When asked why she races for the Pony Shop squad, Haskell said, “Everyone there is friendly and welcoming and the shop isn’t another bike shop that sells a couple cross bikes on the side – they really cater to the cyclocross community [...] The team is full of cyclocross enthusiasts and it’s great to be part of a ‘cross specific team that shares a passion for the sport!”
Kuhn’s support for the team bearing his shop’s name also extends to the bare grassroots. “We took four collegiate athletes, college kids, and they’re racing for free for the year,” adding, “I don’t know if this all does anything in terms of advertising; I just want to do it because I enjoy it.”
Future plans? Kuhn wants to see the shop team grow, enlarge the roster, and incorporate junior riders to see those riders through the ranks to fulfil their potential. That goal is an easy one. Further on down the road, maybe just a dream, Kuhn would like to open a boutique shop just for cyclocross. A humidor for those $300 sets of tires, glass cases full of shiny, lightweight shifters and brakes. Maybe.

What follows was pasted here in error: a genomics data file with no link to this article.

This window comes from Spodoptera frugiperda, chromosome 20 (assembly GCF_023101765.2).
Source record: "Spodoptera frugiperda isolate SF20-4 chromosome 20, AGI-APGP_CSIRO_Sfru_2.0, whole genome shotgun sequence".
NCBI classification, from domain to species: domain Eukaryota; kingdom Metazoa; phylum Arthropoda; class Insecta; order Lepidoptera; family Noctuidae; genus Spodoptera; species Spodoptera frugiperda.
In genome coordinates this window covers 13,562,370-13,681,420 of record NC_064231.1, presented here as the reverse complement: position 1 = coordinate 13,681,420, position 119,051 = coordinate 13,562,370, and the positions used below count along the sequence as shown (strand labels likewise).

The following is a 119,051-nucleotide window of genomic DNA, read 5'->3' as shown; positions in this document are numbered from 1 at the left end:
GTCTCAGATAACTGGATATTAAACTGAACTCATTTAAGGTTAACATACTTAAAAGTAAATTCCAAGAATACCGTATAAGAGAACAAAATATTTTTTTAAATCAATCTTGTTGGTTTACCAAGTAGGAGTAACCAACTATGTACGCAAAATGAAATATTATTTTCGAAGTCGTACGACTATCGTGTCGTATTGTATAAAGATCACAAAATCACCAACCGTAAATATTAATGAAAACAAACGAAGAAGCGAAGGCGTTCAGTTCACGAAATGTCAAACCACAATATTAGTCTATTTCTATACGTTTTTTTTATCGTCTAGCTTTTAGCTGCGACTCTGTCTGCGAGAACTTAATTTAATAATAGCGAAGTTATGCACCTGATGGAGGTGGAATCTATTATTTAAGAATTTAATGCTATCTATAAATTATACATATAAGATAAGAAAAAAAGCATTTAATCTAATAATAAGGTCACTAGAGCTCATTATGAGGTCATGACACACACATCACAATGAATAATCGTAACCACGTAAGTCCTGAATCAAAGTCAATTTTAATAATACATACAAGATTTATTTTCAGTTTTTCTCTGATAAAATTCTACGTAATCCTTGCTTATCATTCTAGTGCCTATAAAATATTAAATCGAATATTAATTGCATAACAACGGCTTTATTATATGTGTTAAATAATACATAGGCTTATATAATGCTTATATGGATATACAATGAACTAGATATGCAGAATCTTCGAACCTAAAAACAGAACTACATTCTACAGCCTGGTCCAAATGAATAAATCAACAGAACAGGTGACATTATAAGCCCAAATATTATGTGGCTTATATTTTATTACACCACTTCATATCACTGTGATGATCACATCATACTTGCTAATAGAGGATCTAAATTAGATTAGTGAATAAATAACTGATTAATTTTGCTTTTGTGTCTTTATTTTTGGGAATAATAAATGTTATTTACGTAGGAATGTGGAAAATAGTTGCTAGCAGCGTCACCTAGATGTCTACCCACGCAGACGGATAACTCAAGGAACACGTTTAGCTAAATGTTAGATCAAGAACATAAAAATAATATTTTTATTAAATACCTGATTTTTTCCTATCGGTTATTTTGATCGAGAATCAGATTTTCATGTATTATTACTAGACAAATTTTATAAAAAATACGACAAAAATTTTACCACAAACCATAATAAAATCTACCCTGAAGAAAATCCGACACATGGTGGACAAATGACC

The immediate focus is on the day-to-day operations of the shop itself: bringing in new lines of bikes; selling bicycles to racers, commuters and casual riders; and maintaining and repairing those bikes when the shifting acts up or the hubs need rebuilding.
Kuhn knows that it’s hard enough to make a living off of one’s passions and he knows full well that he’s lucky that he’s able to live and breathe bike racing, all the while supporting his family - not just the family at home, but also all those cyclists who come to his Wednesday training sessions or race with the Pony Shop name on their jerseys. They are family too, and he’s grateful for it.